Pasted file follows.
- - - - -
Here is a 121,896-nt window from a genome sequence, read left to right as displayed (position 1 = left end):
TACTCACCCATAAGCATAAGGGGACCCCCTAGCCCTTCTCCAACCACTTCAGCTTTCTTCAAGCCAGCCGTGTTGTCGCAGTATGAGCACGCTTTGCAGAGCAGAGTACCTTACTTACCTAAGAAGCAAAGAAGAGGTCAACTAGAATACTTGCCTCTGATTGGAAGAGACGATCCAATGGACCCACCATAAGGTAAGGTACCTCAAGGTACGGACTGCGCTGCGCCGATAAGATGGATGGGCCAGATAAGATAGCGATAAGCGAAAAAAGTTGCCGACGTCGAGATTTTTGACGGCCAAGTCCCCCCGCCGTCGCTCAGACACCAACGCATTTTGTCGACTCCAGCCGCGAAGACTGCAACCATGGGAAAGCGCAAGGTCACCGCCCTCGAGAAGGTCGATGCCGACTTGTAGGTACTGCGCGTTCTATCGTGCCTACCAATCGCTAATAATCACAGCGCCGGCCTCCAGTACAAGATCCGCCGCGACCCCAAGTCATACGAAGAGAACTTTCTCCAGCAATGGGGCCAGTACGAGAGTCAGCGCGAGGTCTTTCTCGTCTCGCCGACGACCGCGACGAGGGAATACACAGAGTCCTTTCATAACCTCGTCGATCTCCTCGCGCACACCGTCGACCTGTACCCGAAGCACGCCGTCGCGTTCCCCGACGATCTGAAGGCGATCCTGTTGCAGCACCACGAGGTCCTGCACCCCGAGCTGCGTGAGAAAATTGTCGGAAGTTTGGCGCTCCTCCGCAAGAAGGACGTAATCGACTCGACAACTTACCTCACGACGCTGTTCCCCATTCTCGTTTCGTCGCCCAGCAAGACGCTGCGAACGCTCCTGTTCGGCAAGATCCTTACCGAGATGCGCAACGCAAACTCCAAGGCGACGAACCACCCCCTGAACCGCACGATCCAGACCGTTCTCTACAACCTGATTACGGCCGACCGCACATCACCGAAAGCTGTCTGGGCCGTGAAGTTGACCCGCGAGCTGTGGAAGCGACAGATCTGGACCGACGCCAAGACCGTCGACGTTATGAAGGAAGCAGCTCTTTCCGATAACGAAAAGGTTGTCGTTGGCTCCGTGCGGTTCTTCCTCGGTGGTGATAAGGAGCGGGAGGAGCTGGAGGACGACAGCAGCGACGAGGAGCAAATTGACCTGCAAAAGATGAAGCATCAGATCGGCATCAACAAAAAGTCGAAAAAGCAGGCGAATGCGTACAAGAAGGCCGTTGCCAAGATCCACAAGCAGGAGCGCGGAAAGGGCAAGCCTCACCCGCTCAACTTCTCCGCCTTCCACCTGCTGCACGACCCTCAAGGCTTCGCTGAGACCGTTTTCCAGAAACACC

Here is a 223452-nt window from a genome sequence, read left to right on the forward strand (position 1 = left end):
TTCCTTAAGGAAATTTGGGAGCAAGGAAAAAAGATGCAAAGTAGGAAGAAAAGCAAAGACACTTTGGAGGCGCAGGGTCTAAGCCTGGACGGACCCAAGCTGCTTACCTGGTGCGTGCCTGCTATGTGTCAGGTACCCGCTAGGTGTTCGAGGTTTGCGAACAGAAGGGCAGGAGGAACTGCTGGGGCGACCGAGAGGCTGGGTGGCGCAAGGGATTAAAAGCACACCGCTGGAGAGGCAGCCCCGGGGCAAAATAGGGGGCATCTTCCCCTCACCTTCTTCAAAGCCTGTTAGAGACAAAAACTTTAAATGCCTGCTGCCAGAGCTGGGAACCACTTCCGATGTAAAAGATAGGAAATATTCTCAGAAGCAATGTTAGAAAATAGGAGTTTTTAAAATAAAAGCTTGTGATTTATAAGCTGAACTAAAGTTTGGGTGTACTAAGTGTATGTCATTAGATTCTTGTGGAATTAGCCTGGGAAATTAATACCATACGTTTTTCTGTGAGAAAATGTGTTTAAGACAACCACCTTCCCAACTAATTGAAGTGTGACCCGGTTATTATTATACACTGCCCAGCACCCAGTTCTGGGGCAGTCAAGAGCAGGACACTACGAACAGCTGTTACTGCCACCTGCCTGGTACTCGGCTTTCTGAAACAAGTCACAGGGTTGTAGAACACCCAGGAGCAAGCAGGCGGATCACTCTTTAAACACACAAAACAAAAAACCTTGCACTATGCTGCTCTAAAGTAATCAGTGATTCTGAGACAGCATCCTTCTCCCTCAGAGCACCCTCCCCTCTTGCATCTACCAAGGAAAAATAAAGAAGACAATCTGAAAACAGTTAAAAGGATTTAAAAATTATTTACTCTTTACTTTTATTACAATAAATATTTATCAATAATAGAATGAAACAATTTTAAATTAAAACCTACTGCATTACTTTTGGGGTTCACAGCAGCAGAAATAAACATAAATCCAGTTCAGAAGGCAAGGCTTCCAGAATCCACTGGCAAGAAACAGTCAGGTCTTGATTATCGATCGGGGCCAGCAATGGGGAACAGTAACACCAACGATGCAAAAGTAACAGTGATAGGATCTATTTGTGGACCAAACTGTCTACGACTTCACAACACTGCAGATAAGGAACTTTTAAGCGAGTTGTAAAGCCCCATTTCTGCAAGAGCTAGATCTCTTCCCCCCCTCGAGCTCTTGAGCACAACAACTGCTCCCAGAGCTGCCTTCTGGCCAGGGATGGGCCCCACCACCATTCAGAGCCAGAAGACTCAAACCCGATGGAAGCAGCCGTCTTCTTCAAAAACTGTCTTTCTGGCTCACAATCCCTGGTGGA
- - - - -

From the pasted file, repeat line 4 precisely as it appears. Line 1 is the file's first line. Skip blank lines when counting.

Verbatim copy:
TTCCTTAAGGAAATTTGGGAGCAAGGAAAAAAGATGCAAAGTAGGAAGAAAAGCAAAGACACTTTGGAGGCGCAGGGTCTAAGCCTGGACGGACCCAAGCTGCTTACCTGGTGCGTGCCTGCTATGTGTCAGGTACCCGCTAGGTGTTCGAGGTTTGCGAACAGAAGGGCAGGAGGAACTGCTGGGGCGACCGAGAGGCTGGGTGGCGCAAGGGATTAAAAGCACACCGCTGGAGAGGCAGCCCCGGGGCAAAATAGGGGGCATCTTCCCCTCACCTTCTTCAAAGCCTGTTAGAGACAAAAACTTTAAATGCCTGCTGCCAGAGCTGGGAACCACTTCCGATGTAAAAGATAGGAAATATTCTCAGAAGCAATGTTAGAAAATAGGAGTTTTTAAAATAAAAGCTTGTGATTTATAAGCTGAACTAAAGTTTGGGTGTACTAAGTGTATGTCATTAGATTCTTGTGGAATTAGCCTGGGAAATTAATACCATACGTTTTTCTGTGAGAAAATGTGTTTAAGACAACCACCTTCCCAACTAATTGAAGTGTGACCCGGTTATTATTATACACTGCCCAGCACCCAGTTCTGGGGCAGTCAAGAGCAGGACACTACGAACAGCTGTTACTGCCACCTGCCTGGTACTCGGCTTTCTGAAACAAGTCACAGGGTTGTAGAACACCCAGGAGCAAGCAGGCGGATCACTCTTTAAACACACAAAACAAAAAACCTTGCACTATGCTGCTCTAAAGTAATCAGTGATTCTGAGACAGCATCCTTCTCCCTCAGAGCACCCTCCCCTCTTGCATCTACCAAGGAAAAATAAAGAAGACAATCTGAAAACAGTTAAAAGGATTTAAAAATTATTTACTCTTTACTTTTATTACAATAAATATTTATCAATAATAGAATGAAACAATTTTAAATTAAAACCTACTGCATTACTTTTGGGGTTCACAGCAGCAGAAATAAACATAAATCCAGTTCAGAAGGCAAGGCTTCCAGAATCCACTGGCAAGAAACAGTCAGGTCTTGATTATCGATCGGGGCCAGCAATGGGGAACAGTAACACCAACGATGCAAAAGTAACAGTGATAGGATCTATTTGTGGACCAAACTGTCTACGACTTCACAACACTGCAGATAAGGAACTTTTAAGCGAGTTGTAAAGCCCCATTTCTGCAAGAGCTAGATCTCTTCCCCCCCTCGAGCTCTTGAGCACAACAACTGCTCCCAGAGCTGCCTTCTGGCCAGGGATGGGCCCCACCACCATTCAGAGCCAGAAGACTCAAACCCGATGGAAGCAGCCGTCTTCTTCAAAAACTGTCTTTCTGGCTCACAATCCCTGGTGGA